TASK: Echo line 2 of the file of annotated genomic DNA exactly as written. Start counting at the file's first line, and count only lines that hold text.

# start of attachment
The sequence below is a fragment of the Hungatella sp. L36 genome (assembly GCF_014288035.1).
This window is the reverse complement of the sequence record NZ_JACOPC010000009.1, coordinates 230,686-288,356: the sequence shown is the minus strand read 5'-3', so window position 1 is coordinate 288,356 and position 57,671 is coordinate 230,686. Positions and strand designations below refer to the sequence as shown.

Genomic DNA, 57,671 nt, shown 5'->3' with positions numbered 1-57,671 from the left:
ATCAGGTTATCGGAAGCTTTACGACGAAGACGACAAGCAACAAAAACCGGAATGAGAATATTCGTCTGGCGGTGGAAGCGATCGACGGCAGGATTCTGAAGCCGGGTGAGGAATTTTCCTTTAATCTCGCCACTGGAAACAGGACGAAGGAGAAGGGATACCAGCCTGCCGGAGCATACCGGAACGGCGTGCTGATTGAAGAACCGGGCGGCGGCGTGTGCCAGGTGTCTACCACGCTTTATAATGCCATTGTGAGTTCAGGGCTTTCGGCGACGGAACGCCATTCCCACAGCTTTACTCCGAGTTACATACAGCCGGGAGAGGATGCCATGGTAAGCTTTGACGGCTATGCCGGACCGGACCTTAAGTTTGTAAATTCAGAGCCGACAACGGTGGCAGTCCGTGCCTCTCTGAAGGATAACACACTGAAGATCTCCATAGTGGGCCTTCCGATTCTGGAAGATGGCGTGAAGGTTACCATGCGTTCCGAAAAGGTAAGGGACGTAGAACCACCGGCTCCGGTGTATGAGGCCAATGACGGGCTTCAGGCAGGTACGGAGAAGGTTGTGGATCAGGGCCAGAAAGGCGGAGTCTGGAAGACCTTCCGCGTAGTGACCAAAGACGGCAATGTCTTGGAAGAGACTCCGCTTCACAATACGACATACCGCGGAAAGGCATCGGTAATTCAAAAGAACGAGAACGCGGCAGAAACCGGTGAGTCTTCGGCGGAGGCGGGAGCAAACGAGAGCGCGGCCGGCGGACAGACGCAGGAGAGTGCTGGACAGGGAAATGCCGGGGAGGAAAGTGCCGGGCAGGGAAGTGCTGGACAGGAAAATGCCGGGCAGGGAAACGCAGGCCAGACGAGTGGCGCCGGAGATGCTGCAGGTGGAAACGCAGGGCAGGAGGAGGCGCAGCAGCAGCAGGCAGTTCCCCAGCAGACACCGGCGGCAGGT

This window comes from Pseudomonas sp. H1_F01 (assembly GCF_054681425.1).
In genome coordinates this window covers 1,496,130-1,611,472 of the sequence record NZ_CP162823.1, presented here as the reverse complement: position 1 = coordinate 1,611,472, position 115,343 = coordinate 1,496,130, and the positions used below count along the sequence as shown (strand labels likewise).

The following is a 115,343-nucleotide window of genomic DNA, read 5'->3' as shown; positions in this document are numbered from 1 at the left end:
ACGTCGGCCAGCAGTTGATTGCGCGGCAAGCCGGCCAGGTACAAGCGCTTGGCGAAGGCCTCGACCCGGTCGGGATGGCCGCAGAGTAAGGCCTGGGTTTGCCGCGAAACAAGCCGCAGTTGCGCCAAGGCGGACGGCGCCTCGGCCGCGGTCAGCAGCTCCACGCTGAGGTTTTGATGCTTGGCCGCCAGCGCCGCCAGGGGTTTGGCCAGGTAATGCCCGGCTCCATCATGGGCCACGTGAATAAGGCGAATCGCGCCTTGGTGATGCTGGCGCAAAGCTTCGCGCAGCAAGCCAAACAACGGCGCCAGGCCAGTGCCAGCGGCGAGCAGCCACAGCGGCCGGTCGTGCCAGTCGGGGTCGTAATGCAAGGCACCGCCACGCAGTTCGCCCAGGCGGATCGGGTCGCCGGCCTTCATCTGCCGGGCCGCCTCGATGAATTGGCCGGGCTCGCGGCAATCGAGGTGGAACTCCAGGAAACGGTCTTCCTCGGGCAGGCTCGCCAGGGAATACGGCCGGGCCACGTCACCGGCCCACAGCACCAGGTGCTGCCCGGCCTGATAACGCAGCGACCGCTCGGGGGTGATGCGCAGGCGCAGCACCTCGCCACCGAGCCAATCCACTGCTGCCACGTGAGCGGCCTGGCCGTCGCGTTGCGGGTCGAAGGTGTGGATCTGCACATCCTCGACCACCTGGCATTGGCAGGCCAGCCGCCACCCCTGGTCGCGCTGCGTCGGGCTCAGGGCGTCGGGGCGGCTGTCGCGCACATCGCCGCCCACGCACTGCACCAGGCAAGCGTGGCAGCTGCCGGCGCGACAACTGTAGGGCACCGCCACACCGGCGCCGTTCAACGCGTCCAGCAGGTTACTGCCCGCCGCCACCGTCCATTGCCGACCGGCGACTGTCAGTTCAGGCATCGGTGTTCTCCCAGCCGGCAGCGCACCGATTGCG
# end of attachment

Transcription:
This window is the reverse complement of the sequence record NZ_JACOPC010000009.1, coordinates 230,686-288,356: the sequence shown is the minus strand read 5'-3', so window position 1 is coordinate 288,356 and position 57,671 is coordinate 230,686. Positions and strand designations below refer to the sequence as shown.